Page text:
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Author Topic: Looking for some feed back on world and system  (Read 1826 times)
Trollkin
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Posts: 5


« on: November 24, 2009, 09:31:03 PM »

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Mike Sugarbaker
Member

Posts: 108

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« Reply #1 on: November 25, 2009, 11:37:09 AM »

So, suppose I'm a player, coming up with a character. What am I supposed to want? What can I expect that I'll end up doing?

Also, I understand your reluctance to spill the beans on system, but you'll get a lot more help if you do, odds are there's nothing actually new in it, and as someone once said, "if your ideas are actually any good, no one will steal them - you'll have to ram them down people's throats."
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Trollkin
Member

Posts: 5


« Reply #2 on: November 25, 2009, 07:57:21 PM »

Well that depends on the race and type of character you are playing like lets say a Blood Kissed knight you would most likely end up fighting to protect the Nightgrift boards, or the more powerful knight and up getting sent out to recover lost artefacts, lost books, item, etc be for the humans or some other race can get their hands on them and use them. If you were a human ranger you would most likely attack Nightgrift trade cravens, and gathering items for your portion, etc.

The system I have running on this thing is geared for real world like combat; and magic is used to tap into the power the elements.

I think you were asking mainly about this things character creation.

Well it goes as fallowing you pike your race then roll for your states adding the racial bonus. After doing that everyone in the group adds up there stats from that you find what the average of the group is the compare it to the average for a normal character from that you can find who in the group gets bonus or negatives. This are manly stat increase or decrease with some special traits that allows the GM to even out the stats of the plays to get rid off that poor guy that has to set behind the party so he wont died will one guy kills 70 present of the monsters in the advecher. Now that?s been done the players roll for their blood lines to see if like a giant breed into their family three generations about this will change characters height, weight, stats, appearance, and add special traits. Now they roll to see were they were born this sometime changes stats, and adds special traits to characters. Now they roll to see were they grew up which changes their stats. After that they roll for events for where they grow up the change stats, etc. Now they roll for their social class which can make the filthy rich or a slave that the party can buy. Lastly you go through the lists of careers are find one that you meet all the criteria for now roll your age, roll for cash, and the type of magic that you can use, and put the pie in the oven its done.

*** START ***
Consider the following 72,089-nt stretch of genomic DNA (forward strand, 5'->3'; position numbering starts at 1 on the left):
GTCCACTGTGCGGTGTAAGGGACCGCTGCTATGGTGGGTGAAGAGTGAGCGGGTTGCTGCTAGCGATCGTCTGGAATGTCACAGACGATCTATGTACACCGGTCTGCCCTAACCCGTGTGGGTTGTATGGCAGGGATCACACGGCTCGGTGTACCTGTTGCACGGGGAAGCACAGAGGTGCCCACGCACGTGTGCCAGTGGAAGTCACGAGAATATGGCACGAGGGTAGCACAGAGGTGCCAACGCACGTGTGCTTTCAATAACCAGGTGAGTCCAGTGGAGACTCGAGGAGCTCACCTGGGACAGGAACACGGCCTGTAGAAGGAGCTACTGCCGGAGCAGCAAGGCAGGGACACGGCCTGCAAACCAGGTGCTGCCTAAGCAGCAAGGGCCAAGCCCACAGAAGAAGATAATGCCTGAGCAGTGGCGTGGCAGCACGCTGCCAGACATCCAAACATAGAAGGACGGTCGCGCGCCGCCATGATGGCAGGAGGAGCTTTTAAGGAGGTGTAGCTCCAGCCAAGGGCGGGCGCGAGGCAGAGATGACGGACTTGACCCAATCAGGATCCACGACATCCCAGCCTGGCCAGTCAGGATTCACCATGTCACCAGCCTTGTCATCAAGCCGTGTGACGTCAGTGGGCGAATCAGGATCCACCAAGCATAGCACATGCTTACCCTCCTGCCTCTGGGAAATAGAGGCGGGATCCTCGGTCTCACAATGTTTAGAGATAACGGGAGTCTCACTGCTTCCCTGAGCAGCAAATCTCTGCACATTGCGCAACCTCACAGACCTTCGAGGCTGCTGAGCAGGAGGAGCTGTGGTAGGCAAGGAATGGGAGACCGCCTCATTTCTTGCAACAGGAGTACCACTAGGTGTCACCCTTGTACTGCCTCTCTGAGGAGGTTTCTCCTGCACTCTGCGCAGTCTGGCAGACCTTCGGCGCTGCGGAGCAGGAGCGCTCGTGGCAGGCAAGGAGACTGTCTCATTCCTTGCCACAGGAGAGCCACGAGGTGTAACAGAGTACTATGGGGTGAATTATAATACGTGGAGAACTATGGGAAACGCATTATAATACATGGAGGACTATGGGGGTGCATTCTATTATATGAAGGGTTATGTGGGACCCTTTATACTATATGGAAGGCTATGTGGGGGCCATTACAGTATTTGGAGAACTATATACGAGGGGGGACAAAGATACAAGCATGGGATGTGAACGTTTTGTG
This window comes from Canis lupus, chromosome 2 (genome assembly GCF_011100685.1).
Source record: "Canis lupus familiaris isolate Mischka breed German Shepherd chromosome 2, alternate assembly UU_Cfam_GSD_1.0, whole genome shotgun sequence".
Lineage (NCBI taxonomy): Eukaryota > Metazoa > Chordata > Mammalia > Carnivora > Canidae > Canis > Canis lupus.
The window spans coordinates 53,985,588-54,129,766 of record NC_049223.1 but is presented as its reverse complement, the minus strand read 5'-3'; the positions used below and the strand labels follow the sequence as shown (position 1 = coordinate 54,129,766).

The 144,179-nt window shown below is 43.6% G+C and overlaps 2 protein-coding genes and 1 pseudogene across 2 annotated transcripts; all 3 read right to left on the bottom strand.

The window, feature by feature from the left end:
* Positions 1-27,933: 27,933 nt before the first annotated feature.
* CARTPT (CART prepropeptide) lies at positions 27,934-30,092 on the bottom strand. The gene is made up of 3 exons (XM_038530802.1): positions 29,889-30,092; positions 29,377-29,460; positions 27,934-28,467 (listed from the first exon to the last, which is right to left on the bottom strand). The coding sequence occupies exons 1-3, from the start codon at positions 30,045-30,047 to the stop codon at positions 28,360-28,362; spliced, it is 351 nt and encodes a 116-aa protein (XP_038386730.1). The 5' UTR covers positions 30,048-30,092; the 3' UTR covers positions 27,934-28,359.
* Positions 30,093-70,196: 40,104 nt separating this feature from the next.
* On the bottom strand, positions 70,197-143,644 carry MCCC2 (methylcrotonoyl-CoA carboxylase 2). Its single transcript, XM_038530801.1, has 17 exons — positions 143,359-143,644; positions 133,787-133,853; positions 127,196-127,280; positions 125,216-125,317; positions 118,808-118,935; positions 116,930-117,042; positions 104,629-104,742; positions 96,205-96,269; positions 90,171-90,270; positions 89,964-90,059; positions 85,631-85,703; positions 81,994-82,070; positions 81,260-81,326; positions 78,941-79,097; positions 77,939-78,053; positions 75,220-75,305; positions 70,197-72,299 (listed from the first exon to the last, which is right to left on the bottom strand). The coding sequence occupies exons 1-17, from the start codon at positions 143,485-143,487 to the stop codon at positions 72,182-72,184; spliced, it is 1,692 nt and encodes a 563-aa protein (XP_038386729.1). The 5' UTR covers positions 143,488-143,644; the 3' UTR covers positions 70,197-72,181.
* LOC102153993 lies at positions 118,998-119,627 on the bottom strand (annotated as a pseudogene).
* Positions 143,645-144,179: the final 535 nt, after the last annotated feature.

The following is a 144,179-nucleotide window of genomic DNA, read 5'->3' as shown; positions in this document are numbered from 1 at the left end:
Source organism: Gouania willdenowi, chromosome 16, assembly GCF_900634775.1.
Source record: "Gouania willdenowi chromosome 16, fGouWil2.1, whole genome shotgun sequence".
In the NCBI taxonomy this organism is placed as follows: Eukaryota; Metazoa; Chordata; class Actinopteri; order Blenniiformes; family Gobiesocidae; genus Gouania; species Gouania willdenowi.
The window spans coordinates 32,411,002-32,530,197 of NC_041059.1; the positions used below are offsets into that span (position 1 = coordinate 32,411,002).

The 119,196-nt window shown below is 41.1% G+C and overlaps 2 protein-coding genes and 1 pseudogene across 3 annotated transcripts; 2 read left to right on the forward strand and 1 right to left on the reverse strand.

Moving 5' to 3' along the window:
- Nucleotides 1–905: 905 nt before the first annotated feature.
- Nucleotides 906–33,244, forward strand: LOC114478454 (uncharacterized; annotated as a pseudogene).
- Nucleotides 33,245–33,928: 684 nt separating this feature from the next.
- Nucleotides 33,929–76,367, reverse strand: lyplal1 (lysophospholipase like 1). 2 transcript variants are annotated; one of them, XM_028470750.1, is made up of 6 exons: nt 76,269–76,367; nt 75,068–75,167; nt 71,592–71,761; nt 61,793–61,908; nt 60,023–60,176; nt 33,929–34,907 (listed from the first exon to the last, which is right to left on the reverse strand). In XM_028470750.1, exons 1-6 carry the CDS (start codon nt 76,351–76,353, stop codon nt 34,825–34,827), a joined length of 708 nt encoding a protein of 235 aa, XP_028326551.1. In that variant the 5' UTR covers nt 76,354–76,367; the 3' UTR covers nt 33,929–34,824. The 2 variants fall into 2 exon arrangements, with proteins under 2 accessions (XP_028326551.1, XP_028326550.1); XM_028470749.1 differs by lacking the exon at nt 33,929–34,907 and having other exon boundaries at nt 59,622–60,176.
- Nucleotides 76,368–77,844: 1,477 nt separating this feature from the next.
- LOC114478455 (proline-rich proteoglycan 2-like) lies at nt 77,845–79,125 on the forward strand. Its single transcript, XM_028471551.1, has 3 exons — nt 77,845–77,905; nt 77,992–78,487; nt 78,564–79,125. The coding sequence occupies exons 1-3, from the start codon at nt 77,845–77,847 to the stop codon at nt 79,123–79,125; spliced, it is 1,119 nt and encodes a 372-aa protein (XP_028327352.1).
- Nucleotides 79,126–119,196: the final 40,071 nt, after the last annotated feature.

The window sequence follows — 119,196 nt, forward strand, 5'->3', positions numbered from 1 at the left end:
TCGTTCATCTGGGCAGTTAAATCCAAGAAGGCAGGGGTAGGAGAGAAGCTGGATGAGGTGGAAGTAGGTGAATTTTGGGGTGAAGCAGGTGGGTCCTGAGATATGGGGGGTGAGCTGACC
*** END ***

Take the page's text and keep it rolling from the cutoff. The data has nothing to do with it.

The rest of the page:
This does change a little from race to race but generally this is what happens.
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Mike Sugarbaker
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Posts: 108

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« Reply #3 on: November 28, 2009, 10:05:51 AM »

Why all the factions? What is it, specifically, that you want out of giving that choice to players? (If you do in fact give it to players - in fact, it'd probably be wiser to give GMs tools to put real limits in place to keep the party from dissolving into infighting.)

Why 6 stats? You're interested in combat, OK, I get that, but if you want anything other than combat to happen in the game, it's gonna matter how you represent people mechanically. Do these characters want anything besides what their factions want?

(And as far as "real world" combat, well, I usually recommend for people to read this: http://www.rpg.net/oracle/essays/itoolkit1.html
It might seem very relevant to what you're after at first, but read the whole thing - its picture of "realistic combat" is real food for thought.)

You have lots and lots of random inputs into your character stats here, and most of them come after the point where you have the GM compare everyone to the party baseline. You're going to have to be very thorough when you test this process, and I would advise introducing a lot more player choice. I've never met a player that didn't have a clear idea of the character in their head, and a fairly fixed one about things like whether they're young or old, and where they grew up. If it's very important to you that players have to cope with being someone they might not want to be, you're really going to have to orient all your design decisions for the whole game around that, and probably retool the setting assumptions as well.

...and I should belatedly offer you a welcome! There's lots for you to learn from here. (Is there a real-world name we can call you?)
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Publisher/Co-Editor, OgreCave
Caretaker, Planet Story Games
Content Admin, Story Games Codex
Trollkin
Member

Posts: 5


« Reply #4 on: November 28, 2009, 02:08:37 PM »

What my goal from the beginning was to create a game that has a in-depth character creative without, become one of those games that at the end of the night very one says " Hey that would have been fun if only the character creative didn't take use 6 hours", but at the same time I've ran into allot of people how just don't know what or who they want to play the first time they set down with a new game. So I'm thinking about making the character creation were the player decide how important each part of the creative is to their character for example " The player wants to have a character with high stats but really does not care about their skills so they world make Stats a rank A will making Skills rank D" meaning that every character will end up roughly with the same power level at the end of the creation, but I'm looking for a way to have the one I just listed, and have a random one that I would have to clean up so players can't make this over powered monster?s. At this point I don't know if I should keep one both, or think of another way of doing it. About that party dissolving into infighting in my weekly test player's group that all that?s happened every week the hole group moves one more step into killing each other.